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Kassian rises to power, Canucks clutch first win

Alan O'Sullivan
Jan 24th, 2013

Photo from Flickr/Loxy!!

If Zack Kassian is still a 'young player learning the game' imagine how good he'll look in another few months or a year. If the 22-year old hadn't been on the ice last night against the Calgary Flames it's hard to imagine the Canucks crawl their way into overtime and the shootout, let alone emerge with the All Kassian Victory they did.

His gorgeous three-effort second period goal, four recorded hits, and his jaw-dropping shootout winner were just the highlights. And they were impressive, but they don’t really tell the whole story.

Kassian was the best player on a line featuring two Art Ross Trophy winners, and it was the second game in a row where you could safely say that without being accused of embellishment.

This from a guy with 47 NHL games under his belt.

Alain Vigneault's recipe for disaster

Alan O'Sullivan
Jan 21st, 2013

Photo from Flickr/VanCityAllie

If there are silver linings perhaps the biggest one is this: There’s just enough time to fly Ryan Kesler to Lourdes and back before the Canucks next game on Wednesday night. If opening weekend is any indication though, they might plunk him on the wrong flight and forget the return ticket.

We jest. To a point. 

The sky is not falling, the goalie controversy is overblown, and this team is still too talented to be taken down by some (lots of) lockout rust. But shortened seasons are unforgiving to late-comers, and while the sample size is small and the panic has come comically early there’s a tiny margin for error this season before it will quickly be too late. The Canucks have already lost out on three of four points when they need to be clipping steadily along at the opposite pace to guarantee a playoff spot.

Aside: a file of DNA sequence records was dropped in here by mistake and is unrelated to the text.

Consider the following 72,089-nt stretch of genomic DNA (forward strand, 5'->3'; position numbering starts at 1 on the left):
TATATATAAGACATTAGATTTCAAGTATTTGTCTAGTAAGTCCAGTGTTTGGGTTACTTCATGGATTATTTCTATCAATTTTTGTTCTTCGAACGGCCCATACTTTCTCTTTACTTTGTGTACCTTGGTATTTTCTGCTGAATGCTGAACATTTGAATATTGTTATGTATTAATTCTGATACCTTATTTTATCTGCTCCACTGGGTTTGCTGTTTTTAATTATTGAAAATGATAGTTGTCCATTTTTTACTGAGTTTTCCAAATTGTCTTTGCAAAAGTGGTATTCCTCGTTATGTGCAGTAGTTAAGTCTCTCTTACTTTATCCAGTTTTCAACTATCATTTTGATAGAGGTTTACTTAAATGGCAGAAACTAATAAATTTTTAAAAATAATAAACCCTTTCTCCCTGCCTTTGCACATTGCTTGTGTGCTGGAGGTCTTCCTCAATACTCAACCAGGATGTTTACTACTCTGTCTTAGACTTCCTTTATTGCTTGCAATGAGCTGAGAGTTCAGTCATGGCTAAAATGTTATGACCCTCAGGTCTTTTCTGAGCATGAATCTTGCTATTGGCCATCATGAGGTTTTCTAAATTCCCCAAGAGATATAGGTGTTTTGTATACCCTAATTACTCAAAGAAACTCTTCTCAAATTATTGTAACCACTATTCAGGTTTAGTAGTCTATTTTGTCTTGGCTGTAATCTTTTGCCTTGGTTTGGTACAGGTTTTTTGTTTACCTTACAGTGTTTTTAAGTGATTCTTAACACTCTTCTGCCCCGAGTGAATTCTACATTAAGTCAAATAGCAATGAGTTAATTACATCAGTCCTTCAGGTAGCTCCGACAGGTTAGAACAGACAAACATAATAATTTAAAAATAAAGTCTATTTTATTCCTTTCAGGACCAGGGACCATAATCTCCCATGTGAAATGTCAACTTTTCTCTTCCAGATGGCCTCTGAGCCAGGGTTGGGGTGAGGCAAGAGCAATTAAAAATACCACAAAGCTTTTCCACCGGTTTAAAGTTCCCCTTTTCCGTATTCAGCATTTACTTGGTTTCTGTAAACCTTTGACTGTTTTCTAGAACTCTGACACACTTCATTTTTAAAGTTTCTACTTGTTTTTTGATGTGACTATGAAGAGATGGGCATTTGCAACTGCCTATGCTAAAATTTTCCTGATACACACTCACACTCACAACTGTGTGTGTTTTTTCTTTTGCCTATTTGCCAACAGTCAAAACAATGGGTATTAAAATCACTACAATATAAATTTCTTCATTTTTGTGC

Yes, they’re already in a hole. Absurd as that fact is.

Canucks camp: second-line problems

Alan O'Sullivan
Jan 16th, 2013

Photo from Flickr/clydeorama

Opening night against the Anaheim Ducks is less than four days away for the Canucks, and they’re already facing more question marks than fans during their abbreviated free-to-the-public on-ice training camp sessions.

News that underwhelming top six winger David Booth would be out four to six weeks with a groin pull sent much of the local ‘blogosphere’ and ‘twitterverse’ into a frenzy on Tuesday afternoon, a mild panic that was somewhat misplaced but which wasn’t entirely without merit.

Booth’s departure amplifies the loss of Ryan Kesler, who’s still in the limbo of recovering from two off-season surgeries to both his shoulder and wrist. There’s no timetable for Kesler’s return, and seeing him hit the ice in a surprise first appearance on Monday morning inspired little confidence he’s close to making any additional surprise appearances any time soon. The loss of Booth turns that Kesler-sized crater in the Canucks’ roster into a slightly larger, harder to stomach crater.